LOST SHIPS AND LONELY SEAS
lieutenant. While the ship tarried at the Pelews, the chronic war against the rebels of Artingall had flared up again, and Captain Delano had this to say of Abba Thulle:
The king, according to his usual generosity, had sent word to the people of Artingall that he should be there in three days for war. Although I was a Christian and in the habit of assuming the Christian peoples to be superior to these pagans in the principles of virtue and benevolence, I could not refrain from remonstrating with the king. I told him that Christian nations considered it as within the acknowledged system of lawful and honorable warfare to use stratagems against enemies and to fall upon them whenever it was possible and take them by surprise. He replied that war was horrid enough when pursued in the most open and magnanimous manner, and that although he thought very highly of the English, still their principles in this respect did not obtain his approbation and he believed his own mode of warfare more politic as well as more just.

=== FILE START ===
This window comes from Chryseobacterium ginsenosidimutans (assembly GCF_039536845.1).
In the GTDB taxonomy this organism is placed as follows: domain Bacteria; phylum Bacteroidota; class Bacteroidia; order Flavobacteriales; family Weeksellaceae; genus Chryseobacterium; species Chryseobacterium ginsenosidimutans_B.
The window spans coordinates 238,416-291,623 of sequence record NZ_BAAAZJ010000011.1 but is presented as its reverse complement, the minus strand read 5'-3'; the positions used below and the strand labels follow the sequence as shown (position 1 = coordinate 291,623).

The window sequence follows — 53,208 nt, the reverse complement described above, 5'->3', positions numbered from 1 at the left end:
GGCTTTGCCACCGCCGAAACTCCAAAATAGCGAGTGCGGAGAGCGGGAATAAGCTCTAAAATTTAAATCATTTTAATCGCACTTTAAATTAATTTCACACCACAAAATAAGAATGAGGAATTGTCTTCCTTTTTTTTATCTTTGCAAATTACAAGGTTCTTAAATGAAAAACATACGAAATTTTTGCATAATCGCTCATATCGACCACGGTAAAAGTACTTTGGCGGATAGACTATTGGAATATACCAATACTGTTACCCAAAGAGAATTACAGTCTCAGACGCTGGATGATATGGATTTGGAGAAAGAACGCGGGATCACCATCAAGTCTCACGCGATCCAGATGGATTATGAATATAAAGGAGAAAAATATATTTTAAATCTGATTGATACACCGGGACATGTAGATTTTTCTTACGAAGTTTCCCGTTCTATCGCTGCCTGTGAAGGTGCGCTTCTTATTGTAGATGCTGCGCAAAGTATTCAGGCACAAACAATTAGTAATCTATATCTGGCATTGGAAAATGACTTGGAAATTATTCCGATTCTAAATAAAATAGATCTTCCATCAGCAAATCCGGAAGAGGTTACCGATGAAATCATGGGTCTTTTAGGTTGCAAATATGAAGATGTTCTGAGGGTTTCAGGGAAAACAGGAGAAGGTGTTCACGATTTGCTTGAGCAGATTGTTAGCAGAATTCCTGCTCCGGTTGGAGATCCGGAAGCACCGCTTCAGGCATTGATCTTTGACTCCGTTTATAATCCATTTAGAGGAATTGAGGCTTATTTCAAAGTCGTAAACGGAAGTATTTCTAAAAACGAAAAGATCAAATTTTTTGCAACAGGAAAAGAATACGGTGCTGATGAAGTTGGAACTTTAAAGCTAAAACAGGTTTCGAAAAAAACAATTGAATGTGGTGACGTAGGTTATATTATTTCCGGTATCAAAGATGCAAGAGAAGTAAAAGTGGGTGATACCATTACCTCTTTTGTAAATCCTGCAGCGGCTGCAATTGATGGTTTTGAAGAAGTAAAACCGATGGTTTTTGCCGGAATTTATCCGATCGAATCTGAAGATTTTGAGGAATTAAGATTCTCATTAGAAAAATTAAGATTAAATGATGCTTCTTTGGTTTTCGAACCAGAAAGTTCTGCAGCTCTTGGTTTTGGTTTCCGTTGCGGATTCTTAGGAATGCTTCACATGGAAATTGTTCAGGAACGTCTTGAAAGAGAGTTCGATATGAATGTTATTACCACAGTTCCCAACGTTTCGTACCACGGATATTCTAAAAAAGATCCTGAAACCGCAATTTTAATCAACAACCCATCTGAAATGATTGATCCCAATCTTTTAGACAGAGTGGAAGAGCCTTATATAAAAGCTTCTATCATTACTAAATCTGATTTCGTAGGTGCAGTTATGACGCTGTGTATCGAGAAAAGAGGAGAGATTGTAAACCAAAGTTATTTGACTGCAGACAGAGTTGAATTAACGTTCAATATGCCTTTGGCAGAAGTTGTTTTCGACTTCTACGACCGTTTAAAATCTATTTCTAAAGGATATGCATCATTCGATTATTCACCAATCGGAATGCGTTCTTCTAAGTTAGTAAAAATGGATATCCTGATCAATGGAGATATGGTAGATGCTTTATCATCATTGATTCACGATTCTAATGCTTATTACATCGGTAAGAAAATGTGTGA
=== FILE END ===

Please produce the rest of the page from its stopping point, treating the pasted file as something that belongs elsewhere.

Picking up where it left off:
He said that if he were to destroy his enemies while they were asleep, others would have good reason to retaliate the same base conduct upon his subjects and thus multiply evils, whereas regular and open warfare might be the means of a speedy peace without barbarity. Should he subdue his rebellious subjects by strategy and surprise, they would hate both him and his measures and would never be faithful and happy although they might fear his power and unwillingly obey his laws.
Sentiments of this elevated character excited my admiration the more for this excellent pagan and made an